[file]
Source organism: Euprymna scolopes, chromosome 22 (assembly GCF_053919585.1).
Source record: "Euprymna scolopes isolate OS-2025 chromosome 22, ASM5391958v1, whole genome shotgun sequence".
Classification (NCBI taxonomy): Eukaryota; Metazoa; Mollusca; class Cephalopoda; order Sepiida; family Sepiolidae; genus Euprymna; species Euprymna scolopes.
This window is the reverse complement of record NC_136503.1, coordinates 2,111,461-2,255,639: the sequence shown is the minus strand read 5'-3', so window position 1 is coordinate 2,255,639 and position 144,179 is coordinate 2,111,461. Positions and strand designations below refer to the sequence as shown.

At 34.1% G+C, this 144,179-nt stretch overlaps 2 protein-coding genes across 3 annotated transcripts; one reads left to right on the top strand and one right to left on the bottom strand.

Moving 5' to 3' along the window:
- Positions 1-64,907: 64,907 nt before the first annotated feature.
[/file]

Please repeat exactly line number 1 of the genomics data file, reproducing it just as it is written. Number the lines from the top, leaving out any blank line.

Source organism: Euprymna scolopes, chromosome 22 (assembly GCF_053919585.1).